Do you have a favorite quote from Guns and Gods in My Genes?
Here is a short lyrical prose piece from Chapter 6 (“Reverend Neill in the Aftermath of Wounded Knee”), when my maternal grandparents lived in Nebraska during 1904-05. It demonstrates how slim a chance any of us have of being born:

The Prince Albert Suit Coat, 1905: My grandpa Neill, a Methodist pastor, preached one Sunday morning in Rushville, Nebraska, then left for his other churches, 20 miles away. Warmed by a buffalo coat, he drove his sleigh pulled by Indian ponies through drifting snow, arriving in time for evensong. Realizing he’d forgotten his Prince Albert suit coat, with two more sermons to preach on Monday, back he and his ponies went in the cold calm moonlight. Opening the door, he found the house so still, his family breathing in deadly vapors. Grandma had dampened down the coal stove too soon. But Grandpa pulled her and their four children outside — all saved by love for that coat, his mysterious pride.

When writing memoir, is a writer’s responsibility to the truth of the facts or to his perception/feelings about what occurred?
I believe a memoir writer must pay attention to both truth and perceptions/feelings. It is even more important to follow the facts carefully in writing a historical memoir like this, where much has been written about the time and places in which the writer’s ancestors lived. I did extensive research and reading on North American history. But obviously my background, education, perceptions, political leaning, and temperament determined some interpretations in creative nonfiction. If these factors did not play a part in what I wrote, the book would have turned out as a dry piece of academic writing, possibly of interest to a few historians and genealogists only. I hired Pamela Yenser, SWW member, as my literary editor for this book (as well as my Borneo book). She helped a lot with methods of marrying facts and creativity. I tried to rise to the challenge of writing a book which would have wider appeal in both Canada and the US.

What writing projects are you working on now?
I have simultaneously been writing a memoir about my own beginnings in Ontario, Canada, which incorporates some of the stories that are not used in Guns and Gods in My Genes. It also connects with my Borneo memoir. It is presently being sent out for reactions and pre-publication reviews. Here is a brief write-up:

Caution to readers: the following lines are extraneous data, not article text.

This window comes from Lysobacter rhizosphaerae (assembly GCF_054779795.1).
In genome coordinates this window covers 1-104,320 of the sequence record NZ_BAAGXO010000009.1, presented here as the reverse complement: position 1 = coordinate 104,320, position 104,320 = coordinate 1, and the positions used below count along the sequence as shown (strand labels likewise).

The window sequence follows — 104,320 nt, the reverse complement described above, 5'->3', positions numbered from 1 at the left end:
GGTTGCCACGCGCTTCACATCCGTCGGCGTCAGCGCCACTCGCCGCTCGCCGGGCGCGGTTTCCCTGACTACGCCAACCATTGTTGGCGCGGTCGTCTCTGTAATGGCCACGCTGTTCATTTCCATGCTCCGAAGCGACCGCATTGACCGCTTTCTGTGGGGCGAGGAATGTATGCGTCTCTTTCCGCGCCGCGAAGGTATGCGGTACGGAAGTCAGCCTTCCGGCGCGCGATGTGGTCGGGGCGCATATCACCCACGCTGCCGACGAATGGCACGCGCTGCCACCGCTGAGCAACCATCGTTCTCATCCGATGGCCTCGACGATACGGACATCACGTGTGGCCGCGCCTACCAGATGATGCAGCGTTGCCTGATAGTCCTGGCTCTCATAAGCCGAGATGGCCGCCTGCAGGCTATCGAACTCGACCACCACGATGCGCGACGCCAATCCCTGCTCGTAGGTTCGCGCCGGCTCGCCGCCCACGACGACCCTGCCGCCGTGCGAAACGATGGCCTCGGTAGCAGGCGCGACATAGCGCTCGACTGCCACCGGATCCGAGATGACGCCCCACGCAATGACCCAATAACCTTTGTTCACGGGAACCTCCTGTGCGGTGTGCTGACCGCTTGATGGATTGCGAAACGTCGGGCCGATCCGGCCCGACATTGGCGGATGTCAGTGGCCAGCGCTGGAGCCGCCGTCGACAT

Kid on the Go! Memoir of my life before Borneo is Neill McKee’s third work in creative nonfiction. It is a prequel to his first work in the genre, the award-winning Finding Myself in Borneo: Sojourns in Sabah. In this short book, McKee takes readers on a journey through his childhood, early adolescence, and teenage years, while growing up in the small industrially polluted town of Elmira in Southern Ontario, Canada — now infamous as one of the centers for production of Agent Orange during the Vietnam War. Each chapter is set to a different theme on how he learned to keep “on the go.” McKee’s vivid descriptions, dialog and self-drawn illustrations provide much humor and poignant moments in his stories of growing up in a loving family. In a way, the book is a travel memoir through both mental and physical space — a study of a young boy’s learning to observe and avoid dangers; to cope with death in the family; to fish, hunt, play cowboys; to learn the value of work and how to build and repair “escape” vehicles. The memoir explores his experiences with exploding hormones, his first attraction to girls, dealing with bullying, how he rebelled against religion and authority and survived the conformist teenager rock-and-roll culture of the early 1960s, coming out the other side with the help of influential teachers and mentors. After finally leaving his hometown, McKee describes his rather directionless but intensely searching years at university. Except for an emotional afterword and revealing postscript, the story ends when he departs to become a volunteer teacher on the Island of Borneo — truly a “kid on the go!”

KLWagoner150_2KL Wagoner (writing as Cate Macabe) is the author of This New Mountain: a memoir of AJ Jackson, private investigator, repossessor, and grandmother. Kathy posts to a speculative fiction blog at and writes about memoir at